The long slog to implementing medical marijuana distribution in D.C. continues to progress at an excruciatingly glacial pace. But that is not the most disturbing development in the District’s ongoing preparatory process for licensing businesses to open and operate.
A voter initiative approved by 69 percent of D.C. voters in 1998 took one step closer to becoming reality in late 2009 when Congress ended a nine-year ban on implementing the law. Following subsequent D.C. Council approval of enabling legislation last year and the slow-moving and nearly year-long District bureaucracy’s release of rulemaking for implementing the law, most observers consider it likely that D.C. will finally see the opening of up to five dispensaries and 10 cultivation centers later this year or in early 2012.
Although District regulations establish the most restrictive limitations compared to the 15 states that have legalized medical marijuana, D.C. has been commended by many advocates for taking a necessarily cautious approach regarding who qualifies for treatment and who may prescribe treatment. This despite the startling limitation permitting inclusion of only those suffering from HIV/AIDS, cancer, glaucoma and multiple sclerosis, modest allowed monthly quantity, prohibition against home cultivation, expensive licensing fees and small number of available business licenses all proving controversial.
When the D.C. government issued revised regulations late last month it went largely unnoticed that an additional entity would account for up to 50 points in the scoring system to qualify and select the businesses and locations to be licensed. This entity accounts for 50 points on a scale of only 250 requiring a minimum score of 200 to be eligible for consideration.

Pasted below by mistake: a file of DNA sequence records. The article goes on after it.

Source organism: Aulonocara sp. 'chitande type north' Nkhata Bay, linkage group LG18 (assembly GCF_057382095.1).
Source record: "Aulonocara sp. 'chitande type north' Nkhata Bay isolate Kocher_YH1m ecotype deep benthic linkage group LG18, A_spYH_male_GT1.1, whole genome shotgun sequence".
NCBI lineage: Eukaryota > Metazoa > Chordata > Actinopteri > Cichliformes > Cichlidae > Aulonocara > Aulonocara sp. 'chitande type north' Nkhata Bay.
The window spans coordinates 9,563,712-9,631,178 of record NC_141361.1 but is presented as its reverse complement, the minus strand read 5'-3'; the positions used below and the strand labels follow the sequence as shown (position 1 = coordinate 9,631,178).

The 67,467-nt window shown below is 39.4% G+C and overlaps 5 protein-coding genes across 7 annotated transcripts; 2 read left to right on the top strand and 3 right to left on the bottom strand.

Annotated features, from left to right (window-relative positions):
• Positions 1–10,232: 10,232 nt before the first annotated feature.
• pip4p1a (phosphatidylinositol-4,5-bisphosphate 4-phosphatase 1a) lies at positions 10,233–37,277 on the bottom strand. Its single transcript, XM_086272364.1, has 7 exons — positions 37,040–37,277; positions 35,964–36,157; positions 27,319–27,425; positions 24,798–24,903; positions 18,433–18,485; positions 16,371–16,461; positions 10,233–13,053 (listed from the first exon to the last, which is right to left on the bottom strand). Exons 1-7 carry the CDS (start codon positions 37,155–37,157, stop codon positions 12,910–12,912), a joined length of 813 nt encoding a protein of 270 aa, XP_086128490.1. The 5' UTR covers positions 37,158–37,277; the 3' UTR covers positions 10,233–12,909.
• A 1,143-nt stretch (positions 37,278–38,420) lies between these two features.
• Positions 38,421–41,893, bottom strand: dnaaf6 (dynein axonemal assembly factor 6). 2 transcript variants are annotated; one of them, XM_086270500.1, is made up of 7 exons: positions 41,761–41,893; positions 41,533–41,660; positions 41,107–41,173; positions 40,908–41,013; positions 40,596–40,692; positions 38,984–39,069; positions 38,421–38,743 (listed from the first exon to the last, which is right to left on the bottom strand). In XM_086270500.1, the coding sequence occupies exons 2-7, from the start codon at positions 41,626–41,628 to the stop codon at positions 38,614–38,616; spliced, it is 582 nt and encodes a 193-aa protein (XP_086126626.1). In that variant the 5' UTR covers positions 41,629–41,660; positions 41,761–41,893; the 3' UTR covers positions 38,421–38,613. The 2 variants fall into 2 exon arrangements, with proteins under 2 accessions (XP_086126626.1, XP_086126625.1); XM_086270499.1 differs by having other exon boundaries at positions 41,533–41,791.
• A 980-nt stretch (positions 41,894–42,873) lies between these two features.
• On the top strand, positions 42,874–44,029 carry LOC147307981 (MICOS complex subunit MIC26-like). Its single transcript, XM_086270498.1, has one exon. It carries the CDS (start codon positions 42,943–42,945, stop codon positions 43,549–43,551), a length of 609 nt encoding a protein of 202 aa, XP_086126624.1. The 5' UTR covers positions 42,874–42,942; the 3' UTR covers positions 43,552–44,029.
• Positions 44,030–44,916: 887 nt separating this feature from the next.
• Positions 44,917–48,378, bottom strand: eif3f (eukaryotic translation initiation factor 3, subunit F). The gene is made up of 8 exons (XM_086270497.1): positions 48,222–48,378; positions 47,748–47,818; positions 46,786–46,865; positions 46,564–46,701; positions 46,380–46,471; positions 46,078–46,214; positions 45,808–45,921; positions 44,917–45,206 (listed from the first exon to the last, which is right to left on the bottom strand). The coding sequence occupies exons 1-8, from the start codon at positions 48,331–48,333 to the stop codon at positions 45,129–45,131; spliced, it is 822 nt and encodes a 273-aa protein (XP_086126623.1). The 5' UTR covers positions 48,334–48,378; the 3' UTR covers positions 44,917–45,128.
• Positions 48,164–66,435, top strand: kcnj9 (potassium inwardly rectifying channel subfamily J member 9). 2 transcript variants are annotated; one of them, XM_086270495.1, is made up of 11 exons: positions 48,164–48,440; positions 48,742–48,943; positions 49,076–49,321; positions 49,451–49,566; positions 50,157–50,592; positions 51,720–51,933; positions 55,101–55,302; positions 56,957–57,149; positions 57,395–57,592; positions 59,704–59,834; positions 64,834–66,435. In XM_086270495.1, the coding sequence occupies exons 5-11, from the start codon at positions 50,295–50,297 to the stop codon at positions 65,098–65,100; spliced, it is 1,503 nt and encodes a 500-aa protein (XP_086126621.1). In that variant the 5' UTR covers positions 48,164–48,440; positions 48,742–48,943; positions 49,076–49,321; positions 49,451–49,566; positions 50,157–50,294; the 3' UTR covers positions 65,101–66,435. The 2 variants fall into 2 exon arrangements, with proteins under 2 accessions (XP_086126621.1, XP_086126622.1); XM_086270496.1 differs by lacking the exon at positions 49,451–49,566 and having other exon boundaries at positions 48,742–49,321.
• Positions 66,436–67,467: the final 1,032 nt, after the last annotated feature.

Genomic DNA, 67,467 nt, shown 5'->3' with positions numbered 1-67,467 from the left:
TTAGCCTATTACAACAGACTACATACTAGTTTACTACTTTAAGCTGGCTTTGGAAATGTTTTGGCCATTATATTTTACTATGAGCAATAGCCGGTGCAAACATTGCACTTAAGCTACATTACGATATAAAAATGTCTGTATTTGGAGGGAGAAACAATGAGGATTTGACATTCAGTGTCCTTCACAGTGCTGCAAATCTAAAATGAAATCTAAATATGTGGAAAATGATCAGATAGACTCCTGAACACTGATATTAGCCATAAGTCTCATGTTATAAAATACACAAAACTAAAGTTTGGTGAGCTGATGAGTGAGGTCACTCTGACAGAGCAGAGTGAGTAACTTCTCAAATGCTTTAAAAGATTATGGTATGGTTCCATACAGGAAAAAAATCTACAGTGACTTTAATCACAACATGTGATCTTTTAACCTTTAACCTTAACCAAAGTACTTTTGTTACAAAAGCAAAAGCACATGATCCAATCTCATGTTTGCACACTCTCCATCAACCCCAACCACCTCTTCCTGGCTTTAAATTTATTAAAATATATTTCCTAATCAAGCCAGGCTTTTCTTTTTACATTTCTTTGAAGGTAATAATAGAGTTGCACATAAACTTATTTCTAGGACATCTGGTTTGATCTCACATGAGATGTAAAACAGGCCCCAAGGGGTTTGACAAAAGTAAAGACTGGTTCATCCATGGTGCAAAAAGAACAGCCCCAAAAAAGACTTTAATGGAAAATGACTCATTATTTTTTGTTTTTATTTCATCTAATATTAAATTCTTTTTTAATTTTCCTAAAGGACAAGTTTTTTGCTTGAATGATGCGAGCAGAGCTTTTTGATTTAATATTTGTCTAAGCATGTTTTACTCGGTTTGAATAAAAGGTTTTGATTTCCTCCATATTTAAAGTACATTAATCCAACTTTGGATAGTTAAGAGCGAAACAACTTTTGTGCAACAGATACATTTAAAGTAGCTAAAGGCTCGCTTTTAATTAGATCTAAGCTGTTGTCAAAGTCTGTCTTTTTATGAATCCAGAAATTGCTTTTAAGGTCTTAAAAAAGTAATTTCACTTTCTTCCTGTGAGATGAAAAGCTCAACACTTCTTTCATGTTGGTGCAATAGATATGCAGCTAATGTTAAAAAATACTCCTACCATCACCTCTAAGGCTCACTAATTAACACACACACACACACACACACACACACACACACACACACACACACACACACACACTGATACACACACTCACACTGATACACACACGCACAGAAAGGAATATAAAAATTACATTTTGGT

The same people with undue influence and the ability to stall and deny by delay the licensing approval of bars, restaurants and nightclubs – small neighborhood-centric councils known as Advisory Neighborhood Commissions (ANCs) – are to be granted “great weight” and an extraordinary business applicant scoring recommendation under District government licensing rules now in the pipeline to prepare for the eventual regulatory consideration of applicants.
ANCs are given the power to base their scoring comments on the “potential adverse impact of the proposed business location to the neighborhood, an overconcentration or lack of cultivation centers or dispensaries in the affected ward and its proximity to substance abuse treatment centers, day care centers and halfway houses.”
Of course, it has become widely evident to an increasingly incredulous public in recent years how easily ANCs have been able to shoehorn almost any complaint into the applicable regulatory context.
Ironically, the actual influence of ANCs concerning liquor license matters has diminished in the past several years. To their chagrin, this is a result of a consistently buffoonish overreach as self-perceived turf overlords (they are, after all, “advisory” in nature, not real-life legislators charged with either establishing or implementing governing regulations), coupled with push-back from a citizenry no longer amused (or, in the case of newer residents, “shocked and appalled” is more accurate) by their over-the-top antics and derailment of robust neighborhood environments and desired community social amenities. ANCs still manage, however, to wreak havoc over most of that they touch.
Throw in instances of conflict-of-interest, questionable decision-making procedures, missing and mismanaged public funds, “pay-to-play” investment trade-offs for regulatory support, personal aggrandizement, rule-bending inconsistencies and an absence of oversight to the mix — do we, ahem, really want these people deciding matters regarding legal drug distribution?
Licensing rules emanating from Mayor Vincent Gray’s administration to extend power to ANCs in the approval of licenses for medical marijuana dispensaries and cultivation centers should be a huge disappointment to advocates and healthcare professionals.
More than that, it should anger us all, as the revised and newly-added direct influence of ANCs in the licensing process appears more a move by an unexpectedly and suddenly weakened politician designed to curry favor with the usual squeaky wheels.
Giving the likes of 1960s “Bewitched” television series neighborhood busybody Gladys Kravitz a nearly veto power over the location and licensing of patient medical establishments makes no good sense. Unless we want to prevent their opening, preclude their opening in convenient and safe locations throughout the city or hide them away like the city decreed for gay strip clubs.
We all know how that turned out.
(Mark Lee is a local small business manager and long-time community business advocate. Reach him at OurBusinessMatters@gmail.com. His column, “Our Business Matters,” appears bi-weekly in the Blade.)